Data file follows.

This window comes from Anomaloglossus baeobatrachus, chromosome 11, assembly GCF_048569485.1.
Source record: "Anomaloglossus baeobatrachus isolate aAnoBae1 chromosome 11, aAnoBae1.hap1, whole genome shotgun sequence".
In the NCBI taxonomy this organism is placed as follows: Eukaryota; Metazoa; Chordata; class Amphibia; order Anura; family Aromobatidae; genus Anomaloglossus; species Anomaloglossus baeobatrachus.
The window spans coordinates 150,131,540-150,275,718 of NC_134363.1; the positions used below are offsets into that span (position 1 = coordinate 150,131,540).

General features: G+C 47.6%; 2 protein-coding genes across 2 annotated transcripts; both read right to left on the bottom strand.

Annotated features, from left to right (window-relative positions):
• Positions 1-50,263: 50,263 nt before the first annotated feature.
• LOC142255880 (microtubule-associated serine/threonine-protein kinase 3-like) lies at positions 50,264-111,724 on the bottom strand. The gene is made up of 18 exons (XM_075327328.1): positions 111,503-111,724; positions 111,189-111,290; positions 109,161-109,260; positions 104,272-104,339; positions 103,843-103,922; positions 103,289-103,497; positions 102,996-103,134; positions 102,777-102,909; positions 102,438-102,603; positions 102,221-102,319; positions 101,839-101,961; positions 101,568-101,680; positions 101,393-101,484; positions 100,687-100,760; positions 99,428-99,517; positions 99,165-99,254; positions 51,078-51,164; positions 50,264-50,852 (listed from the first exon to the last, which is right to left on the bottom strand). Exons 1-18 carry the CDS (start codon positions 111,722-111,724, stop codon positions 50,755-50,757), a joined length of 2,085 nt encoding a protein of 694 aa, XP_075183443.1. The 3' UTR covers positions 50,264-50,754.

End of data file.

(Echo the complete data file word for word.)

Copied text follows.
This window comes from Anomaloglossus baeobatrachus, chromosome 11, assembly GCF_048569485.1.
Source record: "Anomaloglossus baeobatrachus isolate aAnoBae1 chromosome 11, aAnoBae1.hap1, whole genome shotgun sequence".
In the NCBI taxonomy this organism is placed as follows: Eukaryota; Metazoa; Chordata; class Amphibia; order Anura; family Aromobatidae; genus Anomaloglossus; species Anomaloglossus baeobatrachus.
The window spans coordinates 150,131,540-150,275,718 of NC_134363.1; the positions used below are offsets into that span (position 1 = coordinate 150,131,540).

General features: G+C 47.6%; 2 protein-coding genes across 2 annotated transcripts; both read right to left on the bottom strand.

Annotated features, from left to right (window-relative positions):
• Positions 1-50,263: 50,263 nt before the first annotated feature.
• LOC142255880 (microtubule-associated serine/threonine-protein kinase 3-like) lies at positions 50,264-111,724 on the bottom strand. The gene is made up of 18 exons (XM_075327328.1): positions 111,503-111,724; positions 111,189-111,290; positions 109,161-109,260; positions 104,272-104,339; positions 103,843-103,922; positions 103,289-103,497; positions 102,996-103,134; positions 102,777-102,909; positions 102,438-102,603; positions 102,221-102,319; positions 101,839-101,961; positions 101,568-101,680; positions 101,393-101,484; positions 100,687-100,760; positions 99,428-99,517; positions 99,165-99,254; positions 51,078-51,164; positions 50,264-50,852 (listed from the first exon to the last, which is right to left on the bottom strand). Exons 1-18 carry the CDS (start codon positions 111,722-111,724, stop codon positions 50,755-50,757), a joined length of 2,085 nt encoding a protein of 694 aa, XP_075183443.1. The 3' UTR covers positions 50,264-50,754.